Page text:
Local businesses are getting a big boost from LinkNYC kiosks, as the sidewalk-based internet hubs provide free advertising space to entrepreneurs across the Big Apple.
LinkNYC, the company that provides free public WiFi using its omnipresent kiosks on city street corners, launched the Link Local program in 2017 — turning their large screens into advertising for small businesses, community groups, and local events.
“It’s an opportunity for small businesses, nonprofits and community groups to advertise for there, on the Link kiosk,” said Nicole Robinson-Etienne, the company’s Director Of External Affairs. “They are given a template and they are granted the opportunity to have advertisements up near their location, to advertise their business or their special event that they are hosting. And it’s been going on tremendously well.”
Started as an effort to provide free internet to New Yorkers in 2015, LinkNYC has become a ubiquitous presence, with their 9.5-foot-tall kiosks on sidewalks that replaced payphones.
In addition to providing internet, the hubs also feature USB charging ports and built-in phones to make domestic calls — along with the digital displays on either side of the kiosk.
While the screens often show useful information like maps or updates on city services, the Link Local program allows businesses to create simple advertisements, which cycle in-and-out of an endless rotation.
The program allows small businesses to place their ads at the nearest two Link kiosks, free of charge, and provides entrepreneurs with a template that makes creating the images extremely simple.
Since they launched, local businesses have jumped at the opportunity to use the space, said Robinson-Etienne.
“We started in 2019, with only 213 businesses. And last year, we had over 2,000,” she said. “And it’s really only growing, commendably each month.”
If businesses want to use more than two kiosks, the company also offers the Link Local Plus option, which gives them access to 10 kiosks for just $300. That paid tier also provides special features to help boost the ads even more.
“They’re able to add their website, their logo. They can add a QR code,” said Robinson-Etienne.
And entrepreneurs that use the program have seen positive results, including Dawn Kelly, who owns The Nourish Spot — a healthy food and beverage restaurant with locations in Queens and Brooklyn.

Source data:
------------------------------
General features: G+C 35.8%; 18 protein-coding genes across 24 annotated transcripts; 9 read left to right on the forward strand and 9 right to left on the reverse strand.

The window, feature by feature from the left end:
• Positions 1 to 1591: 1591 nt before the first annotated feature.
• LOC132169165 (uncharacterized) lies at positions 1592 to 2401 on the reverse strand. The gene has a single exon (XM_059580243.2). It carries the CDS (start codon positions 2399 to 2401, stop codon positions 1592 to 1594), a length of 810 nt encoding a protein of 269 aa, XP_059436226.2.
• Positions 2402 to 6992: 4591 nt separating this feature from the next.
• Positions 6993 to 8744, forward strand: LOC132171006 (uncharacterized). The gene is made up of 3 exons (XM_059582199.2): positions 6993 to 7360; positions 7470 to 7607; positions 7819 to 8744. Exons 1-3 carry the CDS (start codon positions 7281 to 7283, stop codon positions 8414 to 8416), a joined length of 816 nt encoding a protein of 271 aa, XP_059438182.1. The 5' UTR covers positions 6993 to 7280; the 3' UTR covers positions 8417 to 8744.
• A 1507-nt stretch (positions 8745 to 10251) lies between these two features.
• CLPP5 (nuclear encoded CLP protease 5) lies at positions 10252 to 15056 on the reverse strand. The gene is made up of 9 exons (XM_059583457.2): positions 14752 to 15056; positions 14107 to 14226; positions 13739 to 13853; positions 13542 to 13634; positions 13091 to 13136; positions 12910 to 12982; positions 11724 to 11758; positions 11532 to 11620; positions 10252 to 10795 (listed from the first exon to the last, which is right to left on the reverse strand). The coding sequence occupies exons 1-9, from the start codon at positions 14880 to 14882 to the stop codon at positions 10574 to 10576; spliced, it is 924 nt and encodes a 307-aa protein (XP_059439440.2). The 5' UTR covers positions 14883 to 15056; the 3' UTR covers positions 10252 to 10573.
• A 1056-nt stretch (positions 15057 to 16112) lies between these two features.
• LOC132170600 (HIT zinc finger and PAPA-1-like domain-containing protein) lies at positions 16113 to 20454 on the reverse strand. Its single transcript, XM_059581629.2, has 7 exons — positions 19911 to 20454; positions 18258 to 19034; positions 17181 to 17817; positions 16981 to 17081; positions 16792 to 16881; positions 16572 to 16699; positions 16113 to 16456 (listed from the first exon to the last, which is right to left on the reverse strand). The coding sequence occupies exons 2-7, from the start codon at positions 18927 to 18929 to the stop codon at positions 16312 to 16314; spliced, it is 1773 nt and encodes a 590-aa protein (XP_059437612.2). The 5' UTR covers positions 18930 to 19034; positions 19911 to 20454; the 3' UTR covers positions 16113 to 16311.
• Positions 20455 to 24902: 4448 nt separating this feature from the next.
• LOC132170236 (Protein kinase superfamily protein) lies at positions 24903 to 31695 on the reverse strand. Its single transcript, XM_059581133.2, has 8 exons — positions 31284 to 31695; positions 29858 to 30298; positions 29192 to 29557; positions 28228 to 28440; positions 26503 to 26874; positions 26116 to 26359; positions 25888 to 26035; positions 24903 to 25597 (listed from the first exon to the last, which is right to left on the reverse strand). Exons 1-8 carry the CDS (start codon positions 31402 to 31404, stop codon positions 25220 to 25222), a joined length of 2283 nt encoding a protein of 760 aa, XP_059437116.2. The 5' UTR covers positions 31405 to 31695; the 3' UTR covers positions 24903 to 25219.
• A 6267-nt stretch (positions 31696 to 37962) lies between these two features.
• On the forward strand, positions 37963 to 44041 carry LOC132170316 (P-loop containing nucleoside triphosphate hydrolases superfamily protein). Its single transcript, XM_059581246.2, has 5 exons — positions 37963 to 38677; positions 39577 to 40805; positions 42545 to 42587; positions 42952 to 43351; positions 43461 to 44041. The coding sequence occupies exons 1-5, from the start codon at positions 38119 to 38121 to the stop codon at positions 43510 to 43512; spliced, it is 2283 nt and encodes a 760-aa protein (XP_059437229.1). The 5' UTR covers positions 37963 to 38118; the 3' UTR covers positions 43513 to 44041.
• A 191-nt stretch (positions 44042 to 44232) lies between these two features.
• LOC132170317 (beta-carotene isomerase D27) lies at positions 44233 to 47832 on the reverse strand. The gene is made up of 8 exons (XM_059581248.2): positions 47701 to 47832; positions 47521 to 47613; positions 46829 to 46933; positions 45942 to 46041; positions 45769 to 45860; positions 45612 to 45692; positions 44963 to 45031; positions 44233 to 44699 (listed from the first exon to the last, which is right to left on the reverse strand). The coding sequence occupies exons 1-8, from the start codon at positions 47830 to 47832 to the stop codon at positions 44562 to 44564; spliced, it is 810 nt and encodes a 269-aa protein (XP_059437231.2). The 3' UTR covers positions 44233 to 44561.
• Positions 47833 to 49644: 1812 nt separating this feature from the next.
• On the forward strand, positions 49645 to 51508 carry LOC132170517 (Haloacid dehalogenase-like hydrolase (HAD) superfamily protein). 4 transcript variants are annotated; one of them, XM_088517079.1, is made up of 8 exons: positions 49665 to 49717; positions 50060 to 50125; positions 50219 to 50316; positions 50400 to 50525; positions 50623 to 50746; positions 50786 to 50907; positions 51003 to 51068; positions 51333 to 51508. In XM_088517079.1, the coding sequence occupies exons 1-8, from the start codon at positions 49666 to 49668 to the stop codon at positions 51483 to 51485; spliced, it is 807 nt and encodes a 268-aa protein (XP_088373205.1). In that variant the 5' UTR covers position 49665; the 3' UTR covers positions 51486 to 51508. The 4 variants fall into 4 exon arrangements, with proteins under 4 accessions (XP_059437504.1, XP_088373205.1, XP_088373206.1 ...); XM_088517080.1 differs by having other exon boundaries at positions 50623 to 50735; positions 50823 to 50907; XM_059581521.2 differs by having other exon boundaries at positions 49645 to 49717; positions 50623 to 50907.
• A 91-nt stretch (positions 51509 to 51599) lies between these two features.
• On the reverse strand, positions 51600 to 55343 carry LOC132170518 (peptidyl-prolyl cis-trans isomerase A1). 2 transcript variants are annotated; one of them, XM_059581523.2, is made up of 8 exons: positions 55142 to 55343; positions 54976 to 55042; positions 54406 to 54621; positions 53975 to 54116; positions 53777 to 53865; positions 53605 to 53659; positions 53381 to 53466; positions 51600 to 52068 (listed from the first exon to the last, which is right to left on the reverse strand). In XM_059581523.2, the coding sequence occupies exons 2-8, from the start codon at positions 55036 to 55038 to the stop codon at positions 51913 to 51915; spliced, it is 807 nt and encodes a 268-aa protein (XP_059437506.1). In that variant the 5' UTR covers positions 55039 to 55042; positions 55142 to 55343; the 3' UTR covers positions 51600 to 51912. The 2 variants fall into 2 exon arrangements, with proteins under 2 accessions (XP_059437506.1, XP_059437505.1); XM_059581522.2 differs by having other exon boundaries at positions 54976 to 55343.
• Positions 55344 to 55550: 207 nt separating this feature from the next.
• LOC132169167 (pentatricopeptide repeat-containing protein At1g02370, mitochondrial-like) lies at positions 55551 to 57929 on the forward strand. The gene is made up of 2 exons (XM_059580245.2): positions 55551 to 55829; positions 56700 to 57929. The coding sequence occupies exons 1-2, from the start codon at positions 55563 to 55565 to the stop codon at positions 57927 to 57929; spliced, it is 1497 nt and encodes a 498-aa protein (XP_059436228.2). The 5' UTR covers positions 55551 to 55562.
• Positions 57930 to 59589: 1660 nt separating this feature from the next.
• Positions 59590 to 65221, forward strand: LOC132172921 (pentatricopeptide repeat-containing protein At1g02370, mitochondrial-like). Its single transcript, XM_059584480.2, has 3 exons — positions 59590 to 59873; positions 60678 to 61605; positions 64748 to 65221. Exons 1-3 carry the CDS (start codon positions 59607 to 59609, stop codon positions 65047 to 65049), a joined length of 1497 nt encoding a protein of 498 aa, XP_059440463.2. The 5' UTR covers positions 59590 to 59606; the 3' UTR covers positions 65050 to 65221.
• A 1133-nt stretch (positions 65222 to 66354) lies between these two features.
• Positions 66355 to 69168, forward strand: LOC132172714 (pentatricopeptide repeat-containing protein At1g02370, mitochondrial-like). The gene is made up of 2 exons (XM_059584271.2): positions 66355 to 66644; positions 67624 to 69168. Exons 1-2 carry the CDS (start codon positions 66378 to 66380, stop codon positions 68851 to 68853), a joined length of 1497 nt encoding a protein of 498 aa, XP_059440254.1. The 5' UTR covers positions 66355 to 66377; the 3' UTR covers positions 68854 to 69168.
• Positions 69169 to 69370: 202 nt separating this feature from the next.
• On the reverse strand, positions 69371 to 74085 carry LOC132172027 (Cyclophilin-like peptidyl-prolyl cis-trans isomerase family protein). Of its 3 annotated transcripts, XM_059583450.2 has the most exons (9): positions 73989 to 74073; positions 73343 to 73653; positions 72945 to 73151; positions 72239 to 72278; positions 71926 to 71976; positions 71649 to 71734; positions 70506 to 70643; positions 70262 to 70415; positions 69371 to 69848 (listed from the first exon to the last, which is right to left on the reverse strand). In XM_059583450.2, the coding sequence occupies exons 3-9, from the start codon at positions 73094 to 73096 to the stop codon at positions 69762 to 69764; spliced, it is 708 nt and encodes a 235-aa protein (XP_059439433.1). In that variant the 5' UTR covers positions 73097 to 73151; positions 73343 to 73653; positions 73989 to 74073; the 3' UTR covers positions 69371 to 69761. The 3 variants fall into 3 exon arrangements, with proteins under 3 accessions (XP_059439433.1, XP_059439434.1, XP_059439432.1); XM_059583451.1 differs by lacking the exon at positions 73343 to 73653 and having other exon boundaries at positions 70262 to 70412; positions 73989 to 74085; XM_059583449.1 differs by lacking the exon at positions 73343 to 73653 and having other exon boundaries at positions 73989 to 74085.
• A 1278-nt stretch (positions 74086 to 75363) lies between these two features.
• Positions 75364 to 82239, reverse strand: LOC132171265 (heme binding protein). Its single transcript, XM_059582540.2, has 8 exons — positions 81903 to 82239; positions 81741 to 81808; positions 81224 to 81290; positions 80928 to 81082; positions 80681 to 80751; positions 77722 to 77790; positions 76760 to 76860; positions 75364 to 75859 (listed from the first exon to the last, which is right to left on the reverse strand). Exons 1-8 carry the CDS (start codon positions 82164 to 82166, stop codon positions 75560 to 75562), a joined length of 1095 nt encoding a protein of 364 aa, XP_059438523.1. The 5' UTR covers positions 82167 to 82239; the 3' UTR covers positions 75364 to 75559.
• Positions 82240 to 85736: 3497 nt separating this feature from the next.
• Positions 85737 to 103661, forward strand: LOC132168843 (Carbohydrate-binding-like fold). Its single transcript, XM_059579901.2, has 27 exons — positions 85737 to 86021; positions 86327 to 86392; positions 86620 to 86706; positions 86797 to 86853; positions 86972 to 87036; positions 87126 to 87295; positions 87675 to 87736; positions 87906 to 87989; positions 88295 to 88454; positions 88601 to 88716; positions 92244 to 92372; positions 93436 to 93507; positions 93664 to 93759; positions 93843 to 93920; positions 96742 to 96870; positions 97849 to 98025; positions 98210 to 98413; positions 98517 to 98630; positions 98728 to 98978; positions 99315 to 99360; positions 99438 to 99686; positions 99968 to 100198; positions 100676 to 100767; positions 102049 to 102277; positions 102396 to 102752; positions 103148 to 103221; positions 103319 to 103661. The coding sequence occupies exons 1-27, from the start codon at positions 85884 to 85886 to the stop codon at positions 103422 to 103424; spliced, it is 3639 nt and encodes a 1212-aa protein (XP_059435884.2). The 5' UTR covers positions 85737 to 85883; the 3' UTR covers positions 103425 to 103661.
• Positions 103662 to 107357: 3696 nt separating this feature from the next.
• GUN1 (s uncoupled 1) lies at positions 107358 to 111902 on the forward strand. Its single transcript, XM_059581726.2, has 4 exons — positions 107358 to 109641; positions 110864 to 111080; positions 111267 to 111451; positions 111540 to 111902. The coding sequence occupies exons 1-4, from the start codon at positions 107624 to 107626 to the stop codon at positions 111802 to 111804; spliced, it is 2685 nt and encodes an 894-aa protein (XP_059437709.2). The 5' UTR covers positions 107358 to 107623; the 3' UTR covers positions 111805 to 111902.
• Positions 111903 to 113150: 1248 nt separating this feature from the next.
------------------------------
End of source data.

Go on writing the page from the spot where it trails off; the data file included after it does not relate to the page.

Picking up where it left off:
“It’s been instrumental,” Kelly said. “People walk into the store, and they tell me that they saw the post. They were waiting for the bus stop, and they saw it, and they came in.”
A purveyor of customizable smoothies and natural juice blends, along with healthy salads and wraps, The Nourish Spot first opened in Jamaica, Queens in 2017, and recently cut the ribbon on their new location in Brooklyn.
Without the advertising of big-budget businesses, Kelly says the LinkNYC ads have
“I mean, small businesses…I’m challenging myself to run a small business, with a lot of bills to pay. So we’re always looking for the most cost effective ways to do things,” she says. “The Links have been a great way to get our name out there.”
While most ads that people see for her smoothie bar feature basic information about the business, Kelly also runs ads on the kiosks that are unique to a particular time or event.
“There was one about the Super Bowl, and then there’s another one up right now about Valentine’s Day,” she said.
With over 2,000 kiosks, and plans to install more across the city, the ads can be seen by thousands of passersby each day — providing a perfect opportunity to capture the attention of potential customers.
“Pretty much at almost every bus stop, there is a Link tower where people can plug their phones,” Kelly said. “And there’s information on both sides of the towers, so a lot of people see it.”